If you and your spouse are both retiring and you spend the majority of your days together, see if you can get by on just one vehicle. Getting rid of a car payment can save you hundreds a month, plus you’ll pay a cheaper auto insurance premium and you’ll lower the amount you spend on gasoline and car maintenance. If it doesn’t work, you can always add a second car, or buy a used car with cash and avoid an auto loan payment.

4. Lower utility costs

Even if you’re able to get rid of your mortgage payment, you still have other household expenses like utilities. Gas and electric bills can cut deep into your budget, but you can shop around and compare rates offered by other utility providers in your area (if available) and save. In many cases, you have the power to choose the electricity company you want as your provider, says Amigo Energy in Texas, a retail electricity provider for both residential and commercial customers.

5. Use your senior discount

If you like shopping, going to the movies and dining out, don’t be afraid to use your senior discount. This discount can be as much as 10% to 20% off, depending on the restaurant or retailer. It’s a practical and cost-effective way to enjoy a little entertainment and recreation on a fixed income.

Retirement can be one of the best times of your life. Finally, you have the freedom and flexibility to do what you love. Your income might drop in retirement, but this doesn’t have to slow you down.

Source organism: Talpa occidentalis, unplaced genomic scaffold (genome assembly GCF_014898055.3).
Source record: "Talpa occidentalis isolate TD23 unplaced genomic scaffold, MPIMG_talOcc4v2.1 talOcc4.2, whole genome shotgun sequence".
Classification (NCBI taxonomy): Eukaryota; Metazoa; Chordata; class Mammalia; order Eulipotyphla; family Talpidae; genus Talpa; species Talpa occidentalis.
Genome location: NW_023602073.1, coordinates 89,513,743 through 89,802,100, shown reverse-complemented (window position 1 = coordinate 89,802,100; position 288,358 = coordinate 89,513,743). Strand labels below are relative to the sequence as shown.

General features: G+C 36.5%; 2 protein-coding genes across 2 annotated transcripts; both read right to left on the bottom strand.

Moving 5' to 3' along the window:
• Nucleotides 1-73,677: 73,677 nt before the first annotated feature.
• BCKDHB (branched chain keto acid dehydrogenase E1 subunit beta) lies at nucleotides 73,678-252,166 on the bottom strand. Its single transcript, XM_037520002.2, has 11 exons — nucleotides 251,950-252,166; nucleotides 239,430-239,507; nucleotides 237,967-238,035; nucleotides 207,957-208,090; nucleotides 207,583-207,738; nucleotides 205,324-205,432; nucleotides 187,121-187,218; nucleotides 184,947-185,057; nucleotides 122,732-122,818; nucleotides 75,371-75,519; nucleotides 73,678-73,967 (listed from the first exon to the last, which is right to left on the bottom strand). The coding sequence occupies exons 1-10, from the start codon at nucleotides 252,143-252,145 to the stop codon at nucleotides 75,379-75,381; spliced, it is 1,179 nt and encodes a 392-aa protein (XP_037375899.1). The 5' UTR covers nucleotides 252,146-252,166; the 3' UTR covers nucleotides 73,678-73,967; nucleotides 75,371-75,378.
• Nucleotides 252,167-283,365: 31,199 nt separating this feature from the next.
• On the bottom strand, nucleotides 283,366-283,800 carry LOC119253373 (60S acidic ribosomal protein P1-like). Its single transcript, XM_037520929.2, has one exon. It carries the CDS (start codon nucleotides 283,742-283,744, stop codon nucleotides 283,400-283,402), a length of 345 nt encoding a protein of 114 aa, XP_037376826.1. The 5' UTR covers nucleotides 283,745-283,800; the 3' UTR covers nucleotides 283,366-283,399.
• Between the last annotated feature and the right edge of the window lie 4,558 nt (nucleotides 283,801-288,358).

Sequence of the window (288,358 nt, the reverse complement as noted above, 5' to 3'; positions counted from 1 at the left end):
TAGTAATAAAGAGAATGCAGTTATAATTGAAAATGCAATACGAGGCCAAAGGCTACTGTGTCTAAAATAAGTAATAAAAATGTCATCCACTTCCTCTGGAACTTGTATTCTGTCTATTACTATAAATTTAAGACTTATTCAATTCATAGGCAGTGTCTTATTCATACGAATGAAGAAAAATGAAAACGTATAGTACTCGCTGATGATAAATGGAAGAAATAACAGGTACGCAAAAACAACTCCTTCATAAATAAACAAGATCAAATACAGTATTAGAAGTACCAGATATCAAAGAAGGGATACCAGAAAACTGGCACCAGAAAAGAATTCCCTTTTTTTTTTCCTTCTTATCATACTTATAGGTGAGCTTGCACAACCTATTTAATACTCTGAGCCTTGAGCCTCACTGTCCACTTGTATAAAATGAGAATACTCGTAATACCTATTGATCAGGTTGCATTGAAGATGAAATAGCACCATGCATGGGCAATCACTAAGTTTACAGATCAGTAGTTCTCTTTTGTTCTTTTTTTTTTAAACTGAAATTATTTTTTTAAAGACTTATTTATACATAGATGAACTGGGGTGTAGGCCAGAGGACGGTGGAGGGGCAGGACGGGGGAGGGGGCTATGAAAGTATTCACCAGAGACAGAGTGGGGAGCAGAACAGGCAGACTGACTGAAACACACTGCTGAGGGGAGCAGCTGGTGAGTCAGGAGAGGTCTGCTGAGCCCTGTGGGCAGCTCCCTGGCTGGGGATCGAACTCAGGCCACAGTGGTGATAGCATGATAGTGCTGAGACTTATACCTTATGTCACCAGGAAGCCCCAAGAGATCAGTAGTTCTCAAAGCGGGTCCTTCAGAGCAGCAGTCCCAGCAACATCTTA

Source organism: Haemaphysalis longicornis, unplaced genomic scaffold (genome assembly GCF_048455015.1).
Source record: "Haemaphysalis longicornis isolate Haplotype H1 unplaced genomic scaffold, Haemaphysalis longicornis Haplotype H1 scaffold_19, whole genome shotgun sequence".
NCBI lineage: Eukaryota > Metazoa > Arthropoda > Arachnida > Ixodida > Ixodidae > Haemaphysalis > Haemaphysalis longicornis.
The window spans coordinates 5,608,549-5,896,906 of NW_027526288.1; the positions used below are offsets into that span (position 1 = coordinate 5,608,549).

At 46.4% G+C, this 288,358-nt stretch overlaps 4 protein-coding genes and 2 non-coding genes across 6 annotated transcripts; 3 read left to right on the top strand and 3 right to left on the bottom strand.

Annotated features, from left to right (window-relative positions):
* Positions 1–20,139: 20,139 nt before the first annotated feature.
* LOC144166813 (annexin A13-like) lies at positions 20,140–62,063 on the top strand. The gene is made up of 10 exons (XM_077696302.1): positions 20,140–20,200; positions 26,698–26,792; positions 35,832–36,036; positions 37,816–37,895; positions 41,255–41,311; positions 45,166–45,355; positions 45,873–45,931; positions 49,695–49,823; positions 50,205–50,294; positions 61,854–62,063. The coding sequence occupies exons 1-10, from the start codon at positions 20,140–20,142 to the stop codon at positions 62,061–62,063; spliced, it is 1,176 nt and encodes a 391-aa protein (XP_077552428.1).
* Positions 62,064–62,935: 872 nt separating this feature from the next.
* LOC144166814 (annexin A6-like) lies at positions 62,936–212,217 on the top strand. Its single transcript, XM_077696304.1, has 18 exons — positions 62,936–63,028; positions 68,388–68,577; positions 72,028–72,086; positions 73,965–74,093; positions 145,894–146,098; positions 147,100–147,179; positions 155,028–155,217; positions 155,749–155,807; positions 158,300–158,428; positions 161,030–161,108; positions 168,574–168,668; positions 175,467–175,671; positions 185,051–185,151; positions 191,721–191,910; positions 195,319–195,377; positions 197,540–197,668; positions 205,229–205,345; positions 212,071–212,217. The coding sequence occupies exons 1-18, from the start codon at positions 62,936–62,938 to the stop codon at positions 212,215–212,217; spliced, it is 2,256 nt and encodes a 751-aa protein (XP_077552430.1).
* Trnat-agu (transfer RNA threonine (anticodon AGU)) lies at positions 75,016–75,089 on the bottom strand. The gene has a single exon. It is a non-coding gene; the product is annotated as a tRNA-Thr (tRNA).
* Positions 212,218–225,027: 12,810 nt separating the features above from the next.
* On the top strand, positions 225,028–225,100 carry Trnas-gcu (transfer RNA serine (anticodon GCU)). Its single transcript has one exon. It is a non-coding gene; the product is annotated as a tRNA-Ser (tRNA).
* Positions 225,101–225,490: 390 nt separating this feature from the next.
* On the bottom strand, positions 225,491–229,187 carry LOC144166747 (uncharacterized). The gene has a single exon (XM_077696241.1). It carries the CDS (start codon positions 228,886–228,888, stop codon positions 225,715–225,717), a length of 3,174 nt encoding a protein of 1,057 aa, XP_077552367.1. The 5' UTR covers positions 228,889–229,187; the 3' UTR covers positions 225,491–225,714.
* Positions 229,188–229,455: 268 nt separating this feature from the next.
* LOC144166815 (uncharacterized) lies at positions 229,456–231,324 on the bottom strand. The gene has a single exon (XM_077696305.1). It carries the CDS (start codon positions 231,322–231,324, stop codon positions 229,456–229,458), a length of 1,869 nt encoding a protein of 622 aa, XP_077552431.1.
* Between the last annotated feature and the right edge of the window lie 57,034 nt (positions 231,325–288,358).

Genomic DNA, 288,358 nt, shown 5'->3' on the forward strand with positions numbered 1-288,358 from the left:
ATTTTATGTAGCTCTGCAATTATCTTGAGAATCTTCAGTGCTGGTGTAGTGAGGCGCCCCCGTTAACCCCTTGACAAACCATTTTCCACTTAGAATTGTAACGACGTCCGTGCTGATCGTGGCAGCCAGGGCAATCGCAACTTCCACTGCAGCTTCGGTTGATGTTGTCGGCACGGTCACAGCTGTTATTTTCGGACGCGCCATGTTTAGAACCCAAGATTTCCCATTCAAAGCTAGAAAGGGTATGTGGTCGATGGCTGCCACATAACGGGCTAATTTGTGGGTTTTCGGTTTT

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About LoveBeingRetired

Dave Bernard is a California born and raised author and blogger with an extensive 30 year career in Silicon Valley. He has written more than 300 blogs for US News & World On Retirement and his personal blog Retirement – Only the Beginning. He has authored three books: "Are you just existing and calling it a life?"; "I want to retire! Essential Considerations for the Retiree to Be"; and " Navigating the Retirement Jungle". Dave was also a contributing writer for the books 65 Things to do when you Retire (“Positive Aging – Old is the New Young”) as well as 65 Things to do when you Retire – TRAVEL (“Travel to Discover your Family Heritage”). He lives in sunny California with his wife, his Boston Terrier "Frank" and a passion for the San Jose Sharks.

3 thoughts on “5 Ways to Prepare Your Money for Retirement

  1. Valuable tips here. I would like to ad one addition to number one. It’s not only important to pay off your home, but it is also important to decide if you’re staying there. Do you or your spouse have a condition that would be soothed in a warmer or drier climate? Is there somewhere you’ve just always wanted to live, but haven’t? All on your kids or grandkids somewhere else? These are very real factors that can affect your happiness in your current home.

    If you are leaning towards relocation, its important to consider what you need to do to your house to make it ready to sell, in which case it might make sure sense to put money into repairs instead of the mortgage. Just food for thought!